By LIUDAS DAPKUS
VILNIUS, Lithuania (AP) — Three Baltic countries have lashed out at retail giant Walmart for using the letters USSR and Soviet Union emblems on T-shirts and other products for sale online, and are demanding that the goods be removed.
Estonia, Latvia, and Lithuania were forcibly annexed by Moscow in 1940 and remained part of the Soviet Union until its collapse in 1991, except for a brief occupation by Nazi Germany 1941-1944. Lithuania has been taking a particularly hard line against its communist-era legacy, banning all Soviet symbols as well as Nazi ones.
“Horrific crimes were done under the Soviet symbols of a sickle and hammer,” the Lithuanian ambassador to the United States, Rolandas Krisciunas, wrote Wednesday to Walmart. “The promotion of such symbols resonates with a big pain for many centuries.”
“When the Soviet Union occupied Lithuania, hundreds of thousands of our citizens were killed, exiled, tortured, raped, separated from their families. Similar fates struck dozens of millions of other innocent people, including children, across Europe and across the globe,” the ambassador wrote.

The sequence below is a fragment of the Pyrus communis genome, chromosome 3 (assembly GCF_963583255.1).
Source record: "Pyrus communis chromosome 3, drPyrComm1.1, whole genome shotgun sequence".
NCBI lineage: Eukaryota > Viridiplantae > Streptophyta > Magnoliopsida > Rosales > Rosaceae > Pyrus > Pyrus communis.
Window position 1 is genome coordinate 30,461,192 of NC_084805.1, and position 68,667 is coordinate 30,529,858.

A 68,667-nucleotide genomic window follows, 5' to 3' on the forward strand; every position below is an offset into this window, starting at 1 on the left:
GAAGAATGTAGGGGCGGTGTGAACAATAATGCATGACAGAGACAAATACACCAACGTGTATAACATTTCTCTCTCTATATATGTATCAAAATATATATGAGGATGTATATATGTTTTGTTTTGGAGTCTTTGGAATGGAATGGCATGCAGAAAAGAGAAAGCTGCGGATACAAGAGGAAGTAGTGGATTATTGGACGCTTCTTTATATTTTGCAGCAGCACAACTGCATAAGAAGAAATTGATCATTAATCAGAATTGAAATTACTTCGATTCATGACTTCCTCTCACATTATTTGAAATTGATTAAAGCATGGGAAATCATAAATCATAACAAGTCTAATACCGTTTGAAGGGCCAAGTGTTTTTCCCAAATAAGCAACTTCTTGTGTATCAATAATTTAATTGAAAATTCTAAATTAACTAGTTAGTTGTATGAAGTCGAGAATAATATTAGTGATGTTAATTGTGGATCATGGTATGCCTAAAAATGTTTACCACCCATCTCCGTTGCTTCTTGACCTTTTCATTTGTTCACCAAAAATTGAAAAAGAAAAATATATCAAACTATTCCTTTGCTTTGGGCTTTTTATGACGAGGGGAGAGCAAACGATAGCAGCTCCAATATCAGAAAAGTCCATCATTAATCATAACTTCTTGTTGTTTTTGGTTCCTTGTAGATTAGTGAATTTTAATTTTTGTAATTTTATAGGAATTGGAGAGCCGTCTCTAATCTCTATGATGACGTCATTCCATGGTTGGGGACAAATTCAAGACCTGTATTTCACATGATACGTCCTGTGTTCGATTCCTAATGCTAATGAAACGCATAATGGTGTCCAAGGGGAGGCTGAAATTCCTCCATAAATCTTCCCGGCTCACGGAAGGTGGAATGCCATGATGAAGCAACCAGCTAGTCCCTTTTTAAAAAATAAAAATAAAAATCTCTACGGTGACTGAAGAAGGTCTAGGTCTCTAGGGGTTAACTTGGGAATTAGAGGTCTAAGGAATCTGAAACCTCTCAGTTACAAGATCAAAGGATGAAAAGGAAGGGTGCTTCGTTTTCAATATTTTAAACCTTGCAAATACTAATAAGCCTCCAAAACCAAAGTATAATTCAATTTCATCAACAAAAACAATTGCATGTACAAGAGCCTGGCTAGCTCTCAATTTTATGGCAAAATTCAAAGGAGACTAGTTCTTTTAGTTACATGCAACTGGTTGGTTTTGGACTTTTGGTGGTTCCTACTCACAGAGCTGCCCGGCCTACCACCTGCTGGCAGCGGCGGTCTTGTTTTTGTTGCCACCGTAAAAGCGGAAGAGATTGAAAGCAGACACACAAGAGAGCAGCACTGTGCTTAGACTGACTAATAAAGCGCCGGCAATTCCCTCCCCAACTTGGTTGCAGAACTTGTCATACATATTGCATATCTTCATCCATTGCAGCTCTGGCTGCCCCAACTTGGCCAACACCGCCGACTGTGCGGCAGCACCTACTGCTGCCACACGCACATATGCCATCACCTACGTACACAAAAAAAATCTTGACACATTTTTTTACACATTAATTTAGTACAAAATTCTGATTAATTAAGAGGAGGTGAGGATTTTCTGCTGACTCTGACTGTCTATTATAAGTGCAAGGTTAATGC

Krisciunas said he does not believe that Walmart deliberately chose to offend by using the Soviet symbols. “But in this case, the T-shirts and other products with the symbols of mass murder should be immediately withdrawn,” he wrote.
The Baltic News Service said a group of lawmakers from Estonia, Latvia and Lithuania had written Wednesday another letter to Walmart, saying “it is utterly disappointing (that the chain) does not show respect for the millions of different citizens who fell victim to the Soviet totalitarian regime.”
Selling such items “demonstrates lack of human decency,” the BNS news agency quoted them as saying. They added that Walmart “participates in promotion, among its customers worldwide, of totalitarianism, human rights abuse and suppression of freedom and democracy, the values that allowed such corporations as Walmart to grow and prosper.”
“We call on Walmart Inc. to demonstrate their corporate responsibility (…) and immediately discontinue selling of the (…) items,” they wrote, according to BNS.
There was no immediate reaction from the retailer based in Bentonville, Arkansas.
In May, German sports gear maker Adidas agreed to remove a red tank top with the letters USSR and emblems of the Soviet Union from its online store. The item was being sold ahead of the soccer World Cup in Russia.
Jari Tanner in Helsinki, Finland, and Jan M. Olsen in Copenhagen, Denmark, contributed to this report.